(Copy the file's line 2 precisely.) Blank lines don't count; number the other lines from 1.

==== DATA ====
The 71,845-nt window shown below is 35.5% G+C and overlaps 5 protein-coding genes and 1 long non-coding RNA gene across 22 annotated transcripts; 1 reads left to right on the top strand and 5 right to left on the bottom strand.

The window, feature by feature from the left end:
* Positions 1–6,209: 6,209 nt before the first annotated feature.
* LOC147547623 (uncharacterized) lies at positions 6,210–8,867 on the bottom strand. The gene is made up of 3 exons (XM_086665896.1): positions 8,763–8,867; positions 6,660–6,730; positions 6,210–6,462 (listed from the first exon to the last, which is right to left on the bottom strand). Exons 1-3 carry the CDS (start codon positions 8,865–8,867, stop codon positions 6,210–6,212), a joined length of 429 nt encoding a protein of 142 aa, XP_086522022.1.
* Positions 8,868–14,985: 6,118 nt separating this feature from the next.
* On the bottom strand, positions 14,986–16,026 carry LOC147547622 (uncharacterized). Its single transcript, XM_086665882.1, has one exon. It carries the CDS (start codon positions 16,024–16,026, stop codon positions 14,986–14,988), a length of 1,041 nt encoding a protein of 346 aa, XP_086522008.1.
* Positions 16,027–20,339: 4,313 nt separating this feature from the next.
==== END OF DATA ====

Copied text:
The window, feature by feature from the left end: